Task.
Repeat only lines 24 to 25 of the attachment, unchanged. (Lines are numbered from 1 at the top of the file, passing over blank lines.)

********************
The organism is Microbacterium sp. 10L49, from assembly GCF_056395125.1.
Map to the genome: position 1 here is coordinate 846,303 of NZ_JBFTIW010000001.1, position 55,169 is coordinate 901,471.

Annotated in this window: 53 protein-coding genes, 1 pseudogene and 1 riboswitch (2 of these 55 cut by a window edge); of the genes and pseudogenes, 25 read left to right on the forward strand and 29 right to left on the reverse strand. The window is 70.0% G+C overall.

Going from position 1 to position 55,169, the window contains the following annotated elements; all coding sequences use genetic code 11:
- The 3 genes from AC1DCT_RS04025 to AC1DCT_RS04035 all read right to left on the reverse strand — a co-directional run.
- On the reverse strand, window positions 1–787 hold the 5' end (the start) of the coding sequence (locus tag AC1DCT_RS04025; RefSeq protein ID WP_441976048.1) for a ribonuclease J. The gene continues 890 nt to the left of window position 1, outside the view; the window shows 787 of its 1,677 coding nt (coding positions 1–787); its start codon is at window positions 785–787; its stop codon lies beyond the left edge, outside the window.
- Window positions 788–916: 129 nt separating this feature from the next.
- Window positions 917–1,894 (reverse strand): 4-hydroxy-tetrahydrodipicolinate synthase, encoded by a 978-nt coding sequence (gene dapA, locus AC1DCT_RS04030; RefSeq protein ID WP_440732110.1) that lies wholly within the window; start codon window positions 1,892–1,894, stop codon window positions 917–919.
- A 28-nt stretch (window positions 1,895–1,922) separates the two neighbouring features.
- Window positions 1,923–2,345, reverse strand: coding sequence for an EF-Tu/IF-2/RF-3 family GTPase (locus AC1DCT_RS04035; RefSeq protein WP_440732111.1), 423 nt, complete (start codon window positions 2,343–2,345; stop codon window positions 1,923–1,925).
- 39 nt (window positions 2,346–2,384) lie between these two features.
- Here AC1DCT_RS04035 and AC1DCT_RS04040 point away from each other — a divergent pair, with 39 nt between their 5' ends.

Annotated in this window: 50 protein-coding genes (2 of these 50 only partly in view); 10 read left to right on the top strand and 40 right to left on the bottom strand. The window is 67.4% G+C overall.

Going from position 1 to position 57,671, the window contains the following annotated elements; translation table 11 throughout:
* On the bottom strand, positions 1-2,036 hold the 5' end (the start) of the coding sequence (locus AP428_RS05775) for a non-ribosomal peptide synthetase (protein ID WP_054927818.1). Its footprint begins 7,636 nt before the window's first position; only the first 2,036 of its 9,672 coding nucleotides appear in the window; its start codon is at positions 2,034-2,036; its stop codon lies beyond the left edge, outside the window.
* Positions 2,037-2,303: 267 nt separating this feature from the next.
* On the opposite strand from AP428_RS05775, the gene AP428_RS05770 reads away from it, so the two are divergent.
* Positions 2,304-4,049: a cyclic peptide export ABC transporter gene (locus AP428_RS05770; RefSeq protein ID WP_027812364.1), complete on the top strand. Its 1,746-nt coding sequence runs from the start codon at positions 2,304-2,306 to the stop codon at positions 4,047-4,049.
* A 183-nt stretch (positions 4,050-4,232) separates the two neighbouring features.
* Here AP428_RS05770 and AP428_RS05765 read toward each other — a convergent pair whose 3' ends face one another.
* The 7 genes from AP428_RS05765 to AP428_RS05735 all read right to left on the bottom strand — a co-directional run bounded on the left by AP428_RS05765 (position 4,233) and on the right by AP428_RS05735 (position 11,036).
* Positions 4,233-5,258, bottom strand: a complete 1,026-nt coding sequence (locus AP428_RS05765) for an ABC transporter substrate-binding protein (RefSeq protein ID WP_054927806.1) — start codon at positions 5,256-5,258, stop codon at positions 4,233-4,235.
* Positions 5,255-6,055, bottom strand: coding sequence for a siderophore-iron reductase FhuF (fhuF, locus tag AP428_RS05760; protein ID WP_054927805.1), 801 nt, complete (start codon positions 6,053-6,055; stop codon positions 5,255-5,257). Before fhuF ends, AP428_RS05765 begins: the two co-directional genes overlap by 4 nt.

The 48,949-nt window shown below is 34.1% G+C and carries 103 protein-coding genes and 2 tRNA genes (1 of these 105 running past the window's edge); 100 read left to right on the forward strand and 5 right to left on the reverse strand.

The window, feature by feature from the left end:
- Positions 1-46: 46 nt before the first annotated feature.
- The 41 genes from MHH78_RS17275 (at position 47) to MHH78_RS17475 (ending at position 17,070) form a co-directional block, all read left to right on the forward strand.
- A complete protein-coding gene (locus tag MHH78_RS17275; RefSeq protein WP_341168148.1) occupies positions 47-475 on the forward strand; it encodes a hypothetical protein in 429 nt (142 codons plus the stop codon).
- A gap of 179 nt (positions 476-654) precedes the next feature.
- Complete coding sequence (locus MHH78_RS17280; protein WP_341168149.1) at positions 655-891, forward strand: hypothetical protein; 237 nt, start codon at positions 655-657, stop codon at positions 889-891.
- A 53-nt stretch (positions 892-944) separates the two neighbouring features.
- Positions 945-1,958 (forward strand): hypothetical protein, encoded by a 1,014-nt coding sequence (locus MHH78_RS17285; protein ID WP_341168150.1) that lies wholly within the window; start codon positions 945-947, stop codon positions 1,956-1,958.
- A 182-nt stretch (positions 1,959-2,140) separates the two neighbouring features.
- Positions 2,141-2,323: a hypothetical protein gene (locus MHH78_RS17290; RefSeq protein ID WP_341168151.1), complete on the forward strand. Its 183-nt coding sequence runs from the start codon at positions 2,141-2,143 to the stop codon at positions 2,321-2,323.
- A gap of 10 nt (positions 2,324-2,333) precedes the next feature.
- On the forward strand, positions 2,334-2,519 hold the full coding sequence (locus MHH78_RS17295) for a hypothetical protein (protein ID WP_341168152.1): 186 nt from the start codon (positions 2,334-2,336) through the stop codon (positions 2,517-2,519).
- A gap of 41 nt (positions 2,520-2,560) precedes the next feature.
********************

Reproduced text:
The 48,949-nt window shown below is 34.1% G+C and carries 103 protein-coding genes and 2 tRNA genes (1 of these 105 running past the window's edge); 100 read left to right on the forward strand and 5 right to left on the reverse strand.

The window, feature by feature from the left end: